When President Clinton established the Sonoran Desert National Monument in 2001, the proclamation was explicit about how the Bureau of Land Management (BLM) should manage livestock: Parts of the monument would be permanently closed to livestock, and grazing should not be permitted in the remaining areas unless the agency could demonstrate that grazing was compatible with resource protection.
In 2007, the Monument Manager determined that livestock grazing was incompatible with protecting the scenic, recreational, and wildlife resources of the monument, but in 2012 the BLM approved a Resource Management Plan that allowed grazing to continue in sensitive areas of the monument. WWP and the Sierra Club – Grand Canyon Chapter, represented by Advocates for the West, sued the BLM in 2013 over their unwise decision to put cows in the desert, and we won. The court ordered them to reconsider their bad plan to continue grazing on some parts of the monument.
Now, unfortunately, it seems the BLM’s “reconsideration” has led them once again to try to expand livestock grazing on these arid lands instead of doing their job and protecting the Monument by announcing a scoping period for a new plan. It’s irresponsible, unscientific, and unlawful.
You can help support healthy, livestock-free desert ecosystems by submitting comments by April 27, 2020.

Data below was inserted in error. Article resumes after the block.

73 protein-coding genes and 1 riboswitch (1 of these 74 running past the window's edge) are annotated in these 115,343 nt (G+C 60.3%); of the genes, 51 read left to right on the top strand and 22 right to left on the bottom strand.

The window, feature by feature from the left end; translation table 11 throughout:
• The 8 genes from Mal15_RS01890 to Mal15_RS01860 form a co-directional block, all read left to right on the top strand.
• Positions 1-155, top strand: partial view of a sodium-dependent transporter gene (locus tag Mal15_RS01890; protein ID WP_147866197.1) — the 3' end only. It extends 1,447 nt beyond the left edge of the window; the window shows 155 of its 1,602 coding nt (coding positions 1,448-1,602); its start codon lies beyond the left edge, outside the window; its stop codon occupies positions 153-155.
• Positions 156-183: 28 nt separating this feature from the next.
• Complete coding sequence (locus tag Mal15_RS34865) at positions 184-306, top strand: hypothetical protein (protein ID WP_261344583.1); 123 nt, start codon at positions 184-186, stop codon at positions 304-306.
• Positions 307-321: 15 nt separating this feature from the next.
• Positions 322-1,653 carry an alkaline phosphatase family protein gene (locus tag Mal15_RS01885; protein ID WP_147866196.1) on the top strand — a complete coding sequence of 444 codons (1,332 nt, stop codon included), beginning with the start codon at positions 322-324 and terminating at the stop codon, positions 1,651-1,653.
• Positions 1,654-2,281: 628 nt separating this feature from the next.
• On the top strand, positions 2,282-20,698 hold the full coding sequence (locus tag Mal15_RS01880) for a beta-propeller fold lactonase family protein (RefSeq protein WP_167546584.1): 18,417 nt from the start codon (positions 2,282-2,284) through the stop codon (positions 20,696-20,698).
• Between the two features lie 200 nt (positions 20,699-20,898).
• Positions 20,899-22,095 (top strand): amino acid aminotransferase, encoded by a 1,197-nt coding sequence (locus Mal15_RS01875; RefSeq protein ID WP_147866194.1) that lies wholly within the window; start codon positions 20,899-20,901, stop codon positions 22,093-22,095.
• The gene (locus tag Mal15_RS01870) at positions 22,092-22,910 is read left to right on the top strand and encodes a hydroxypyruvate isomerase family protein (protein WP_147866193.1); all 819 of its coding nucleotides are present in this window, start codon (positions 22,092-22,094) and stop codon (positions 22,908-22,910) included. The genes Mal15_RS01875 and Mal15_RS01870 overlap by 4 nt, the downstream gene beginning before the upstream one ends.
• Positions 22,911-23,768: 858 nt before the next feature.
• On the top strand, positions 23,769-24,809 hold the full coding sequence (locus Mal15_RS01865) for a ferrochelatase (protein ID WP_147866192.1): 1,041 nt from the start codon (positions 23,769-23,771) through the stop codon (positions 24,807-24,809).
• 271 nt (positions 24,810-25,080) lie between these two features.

Contact the BLM and let them know that livestock don’t belong in the Sonoran Desert National Monument and that you expect the agency to prioritize the protection of wildlife – like the Sonoran desert tortoise and Sonoran pronghorn – over livestock industry profits.
The desert is just beginning to recover from over a century of livestock grazing industry abuses and the land must be allowed to continue to heal. The Monument, located on the ancestral lands of the O’Odham, Yavapai Apache, Cocopah, and Hohokam people, is treasured for its cultural resources, and these should be protected from grazing abuses.
Let BLM know that livestock grazing is not compatible with protecting:
- Functioning desert ecosystems;
- Diversity of plant and animal species;
- Saguaro cactus forest;
- Scientific analysis of plant species and climates in past eras;
- Vegetation communities;
- Wildlife; and
- Archeological and historic sites.
You can email your thoughts, recommendations, and comments to BLM_AZ_PDO_SDNMGrazing@blm.gov or submit them online here. Tell the BLM that only Alternative B, the “No Grazing” alternative, complies with the BLM’s requirements to protect the natural resources found in the monument.
Let them know that in light of ongoing drought and climate change impacts, eliminating grazing from the entire monument is the only responsible and legal choice.
Your voice matters! Please contact firstname.lastname@example.org with any questions.